Monday, April 29, 2013

Staged Reality

"A hyperreal henceforth sheltered from the imaginary, and from any distinction between the real and the imaginary, leaving room for the orbital recurrence of models and the simulated generation of difference." 
~Jean Baudrillard, Simulations 

In response to Baudrillard's notions of "hyperreality," I chose to explore the crazy world of stage lighting; in particular, concert lighting.The need to further sensationalize live music's aesthetic with a staged light show has now become standard for concert performances. We have become accustomed to dramatized moments drenched in candy-colored lights.

My interest in concert lighting brought me to a bar where my friends in Porky's Groove Machine were playing. I only had my still camera with me that night, but the resulting images were fascinating. I found that the still images were able to capture the consistently exaggerated lighting into one, hypperreal moment.

In an effort to further explore, I brought a video camera with me to a different Porky's performance. The lighting that night was faced-paced, and borderline frantic. I found that the rush of lights detracted from the initial feeling I got from the still images. In Final Cut, I tried slowing the footage down to 15% of its original speed. See the result for yourself below.

Wednesday, April 17, 2013

Bill Viola's chunks of wisdom

"[The artist mission is to] transform experience into the tangible.
~Bill Viola

I feel like a jerk for not having known who Bill Viola was before his visit to Lawrence University. It only occurred to me what a big deal his presence here was when a large group of townies appeared at the first video screening in the Wriston Auditorium. I attended the screening with them, and was immediately struck by Viola’s command of the medium. (I can’t recall the title of the first film, but it was part of the series “Vision as Reception”). He clearly knows what he’s doing, and conveys his messages in a vivid visual manner. 

If only his lectures could be as coherent as his films. Viola’s lecture, titles “Artless Art,” had the metaphorical consistency of cottage cheese: little chunks of wisdom suspended in a strange colloid of discontinuity. However, one of the chunks of Bill Viola’s lecture that resonated most with me was when he addressed the audience, saying, “artists, be honest with yourself in the deepest way possible.” As someone who values genuine intent and emotion in both my own and other’s art, this statement struck a chord with me. 

I was grateful for the footage that played in the background, because it acted as the glue that held the experience together. In particular, I enjoyed the film of the man plunging into water in slow motion (pictured above). Viola claimed that the piece was a representation of the soul leaving the body as the bubbles floated upward, and the body down. I interpreted it differently, seeing a cleaning of sin from conscience. That's the beauty of art: the variation of meaning as intended by the artist and as interpreted by viewer.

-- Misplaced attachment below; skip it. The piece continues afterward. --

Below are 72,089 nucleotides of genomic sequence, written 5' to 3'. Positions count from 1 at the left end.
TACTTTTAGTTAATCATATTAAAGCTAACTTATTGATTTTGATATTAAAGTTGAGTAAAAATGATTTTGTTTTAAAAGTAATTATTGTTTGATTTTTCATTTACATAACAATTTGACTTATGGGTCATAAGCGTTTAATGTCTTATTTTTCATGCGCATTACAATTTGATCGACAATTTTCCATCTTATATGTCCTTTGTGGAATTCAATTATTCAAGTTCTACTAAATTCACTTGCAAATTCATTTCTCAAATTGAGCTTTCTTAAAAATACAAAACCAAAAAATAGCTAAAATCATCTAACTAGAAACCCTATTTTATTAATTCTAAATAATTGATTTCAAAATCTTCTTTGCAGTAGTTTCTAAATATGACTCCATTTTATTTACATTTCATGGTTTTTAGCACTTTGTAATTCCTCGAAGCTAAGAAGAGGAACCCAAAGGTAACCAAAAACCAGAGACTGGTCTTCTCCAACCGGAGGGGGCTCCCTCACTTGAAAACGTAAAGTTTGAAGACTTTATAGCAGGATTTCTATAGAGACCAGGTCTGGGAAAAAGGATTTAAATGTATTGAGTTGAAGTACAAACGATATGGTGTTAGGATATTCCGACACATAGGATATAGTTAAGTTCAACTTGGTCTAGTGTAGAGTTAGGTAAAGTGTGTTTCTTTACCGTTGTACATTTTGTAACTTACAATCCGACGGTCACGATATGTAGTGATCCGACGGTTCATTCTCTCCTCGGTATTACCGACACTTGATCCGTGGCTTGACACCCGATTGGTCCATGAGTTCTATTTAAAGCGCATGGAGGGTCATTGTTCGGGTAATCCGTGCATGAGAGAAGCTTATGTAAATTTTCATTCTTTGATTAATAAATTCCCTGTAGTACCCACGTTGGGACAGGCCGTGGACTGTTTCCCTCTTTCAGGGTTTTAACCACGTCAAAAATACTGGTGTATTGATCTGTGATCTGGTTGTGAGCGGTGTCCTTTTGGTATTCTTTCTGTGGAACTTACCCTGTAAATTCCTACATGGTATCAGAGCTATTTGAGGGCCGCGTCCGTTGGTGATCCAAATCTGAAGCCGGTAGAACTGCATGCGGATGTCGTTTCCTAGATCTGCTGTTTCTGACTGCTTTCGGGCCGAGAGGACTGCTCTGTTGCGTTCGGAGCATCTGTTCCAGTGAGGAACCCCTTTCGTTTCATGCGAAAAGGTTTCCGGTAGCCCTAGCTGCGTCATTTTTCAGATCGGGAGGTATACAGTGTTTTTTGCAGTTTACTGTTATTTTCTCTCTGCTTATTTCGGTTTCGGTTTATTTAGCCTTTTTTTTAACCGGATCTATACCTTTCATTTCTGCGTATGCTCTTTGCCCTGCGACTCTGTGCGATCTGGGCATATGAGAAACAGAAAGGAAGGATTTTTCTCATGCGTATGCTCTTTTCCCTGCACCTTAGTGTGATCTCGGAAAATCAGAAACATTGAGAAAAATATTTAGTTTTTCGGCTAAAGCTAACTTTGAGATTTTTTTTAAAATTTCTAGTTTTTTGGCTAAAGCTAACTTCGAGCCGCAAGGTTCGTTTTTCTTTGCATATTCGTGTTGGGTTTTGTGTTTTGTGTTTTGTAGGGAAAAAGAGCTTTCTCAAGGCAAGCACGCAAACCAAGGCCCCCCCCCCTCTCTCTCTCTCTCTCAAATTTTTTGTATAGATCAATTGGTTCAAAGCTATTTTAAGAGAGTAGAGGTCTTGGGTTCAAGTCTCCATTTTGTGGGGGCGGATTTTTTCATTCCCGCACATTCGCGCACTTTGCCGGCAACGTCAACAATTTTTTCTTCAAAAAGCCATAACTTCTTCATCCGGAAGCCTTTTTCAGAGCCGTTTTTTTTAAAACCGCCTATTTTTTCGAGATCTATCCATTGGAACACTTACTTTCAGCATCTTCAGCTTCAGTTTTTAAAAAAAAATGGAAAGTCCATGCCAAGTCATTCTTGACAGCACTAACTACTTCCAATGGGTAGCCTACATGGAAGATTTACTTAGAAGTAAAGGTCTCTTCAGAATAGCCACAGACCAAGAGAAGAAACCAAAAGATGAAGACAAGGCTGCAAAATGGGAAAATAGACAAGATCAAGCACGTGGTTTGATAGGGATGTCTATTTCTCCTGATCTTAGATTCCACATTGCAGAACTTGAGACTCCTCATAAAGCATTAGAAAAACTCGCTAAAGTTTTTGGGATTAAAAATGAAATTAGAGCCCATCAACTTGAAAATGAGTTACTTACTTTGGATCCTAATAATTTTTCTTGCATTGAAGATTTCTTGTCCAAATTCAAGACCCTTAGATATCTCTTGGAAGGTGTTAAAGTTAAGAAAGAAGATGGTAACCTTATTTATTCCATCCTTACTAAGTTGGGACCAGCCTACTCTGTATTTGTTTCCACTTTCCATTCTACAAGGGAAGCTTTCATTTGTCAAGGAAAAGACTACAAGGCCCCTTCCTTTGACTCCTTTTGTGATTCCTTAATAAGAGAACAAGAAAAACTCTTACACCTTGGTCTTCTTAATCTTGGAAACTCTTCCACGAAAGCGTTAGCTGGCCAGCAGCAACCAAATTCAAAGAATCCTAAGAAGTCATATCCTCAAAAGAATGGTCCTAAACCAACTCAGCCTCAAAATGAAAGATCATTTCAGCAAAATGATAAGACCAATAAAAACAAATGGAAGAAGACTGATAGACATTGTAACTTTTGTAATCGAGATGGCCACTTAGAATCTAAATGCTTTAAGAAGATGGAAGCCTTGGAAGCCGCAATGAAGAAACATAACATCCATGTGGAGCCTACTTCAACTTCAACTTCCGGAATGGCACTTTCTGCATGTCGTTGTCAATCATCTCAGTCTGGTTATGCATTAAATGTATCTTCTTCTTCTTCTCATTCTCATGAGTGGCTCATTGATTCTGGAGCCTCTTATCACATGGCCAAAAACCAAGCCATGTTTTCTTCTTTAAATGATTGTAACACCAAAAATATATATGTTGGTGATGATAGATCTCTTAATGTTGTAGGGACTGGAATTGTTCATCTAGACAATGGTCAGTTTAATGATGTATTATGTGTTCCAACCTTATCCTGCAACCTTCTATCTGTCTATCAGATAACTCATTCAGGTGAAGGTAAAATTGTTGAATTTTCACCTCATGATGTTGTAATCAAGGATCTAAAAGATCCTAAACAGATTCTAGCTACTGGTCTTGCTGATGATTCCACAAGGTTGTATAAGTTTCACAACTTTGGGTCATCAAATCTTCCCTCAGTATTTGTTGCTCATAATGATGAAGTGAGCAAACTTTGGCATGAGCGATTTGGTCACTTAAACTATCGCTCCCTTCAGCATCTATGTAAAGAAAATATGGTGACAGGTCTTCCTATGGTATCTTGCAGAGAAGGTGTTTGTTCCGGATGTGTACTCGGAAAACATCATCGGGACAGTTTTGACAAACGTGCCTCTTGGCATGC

"Nexus" and the Sonja Thomsen experience

"The installation forces the viewer to weave back and forth within the space triggering visceral awareness in conjunction with cerebral perception. The photographs...create a skin between memory, place and the present."
~Sonja Thomsen 

Sonja Thomsen is a master of subtlety. Her photo installation "Nexus" in the Hoffmaster Gallery at Wriston creates a subdued, yet sophisticated atmosphere. As pictured above, the display is minimalistic, focusing on the juxtoposition of her velvety inkjet prints and strategically placed reflective panels that refract rainbows of light into various corners. Walking, or rather spiraling through this gallery, I felt an immense sense of the sublime.

The real treat was having Sonja give a critique of our current work in the Digital Processes course. Sonja gave insightful feedback and commentary on our photo projects, including mine, pictured below. She shared with our class her view on the value of well-crafted imagery, and how a photo should draw the viewer in. For example, in comparing my two prints below, Sonja stated that the one on her right held a greater appeal because of it's gentler tones and heightened mystery. She helped me see the subtle complexities of my own work, for which I am deeply grateful for.

Monday, April 1, 2013

Hysterical Literature

"A viral video art series exploring mind/body dualism, distraction portraiture, and the contrast between culture and sexuality." 
~Clayton Cubitt

I am obsessed with artist Clayton Cubitt's recent video project, "Hysterical Literature." Cubitt takes a theme previously discussed on this blog, Art v. Pornography (see Evan Baden, below), and produces a racy, yet much more pro-woman result.